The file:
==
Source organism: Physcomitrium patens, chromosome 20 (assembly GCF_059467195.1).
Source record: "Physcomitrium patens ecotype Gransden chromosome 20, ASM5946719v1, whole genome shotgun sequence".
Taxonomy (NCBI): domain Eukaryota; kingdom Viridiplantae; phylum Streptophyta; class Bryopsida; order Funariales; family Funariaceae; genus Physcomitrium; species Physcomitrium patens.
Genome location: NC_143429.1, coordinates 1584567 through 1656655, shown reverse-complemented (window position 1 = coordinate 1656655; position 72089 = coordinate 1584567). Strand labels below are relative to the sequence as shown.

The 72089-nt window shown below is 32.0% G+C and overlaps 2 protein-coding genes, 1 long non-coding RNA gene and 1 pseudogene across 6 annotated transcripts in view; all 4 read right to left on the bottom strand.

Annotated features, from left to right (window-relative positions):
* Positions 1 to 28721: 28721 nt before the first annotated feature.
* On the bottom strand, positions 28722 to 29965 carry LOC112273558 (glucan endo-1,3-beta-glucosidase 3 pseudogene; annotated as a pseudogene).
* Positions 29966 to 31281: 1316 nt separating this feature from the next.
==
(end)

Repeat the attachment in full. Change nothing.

Source organism: Physcomitrium patens, chromosome 20 (assembly GCF_059467195.1).
Source record: "Physcomitrium patens ecotype Gransden chromosome 20, ASM5946719v1, whole genome shotgun sequence".
Taxonomy (NCBI): domain Eukaryota; kingdom Viridiplantae; phylum Streptophyta; class Bryopsida; order Funariales; family Funariaceae; genus Physcomitrium; species Physcomitrium patens.
Genome location: NC_143429.1, coordinates 1584567 through 1656655, shown reverse-complemented (window position 1 = coordinate 1656655; position 72089 = coordinate 1584567). Strand labels below are relative to the sequence as shown.

The 72089-nt window shown below is 32.0% G+C and overlaps 2 protein-coding genes, 1 long non-coding RNA gene and 1 pseudogene across 6 annotated transcripts in view; all 4 read right to left on the bottom strand.

Annotated features, from left to right (window-relative positions):
* Positions 1 to 28721: 28721 nt before the first annotated feature.
* On the bottom strand, positions 28722 to 29965 carry LOC112273558 (glucan endo-1,3-beta-glucosidase 3 pseudogene; annotated as a pseudogene).
* Positions 29966 to 31281: 1316 nt separating this feature from the next.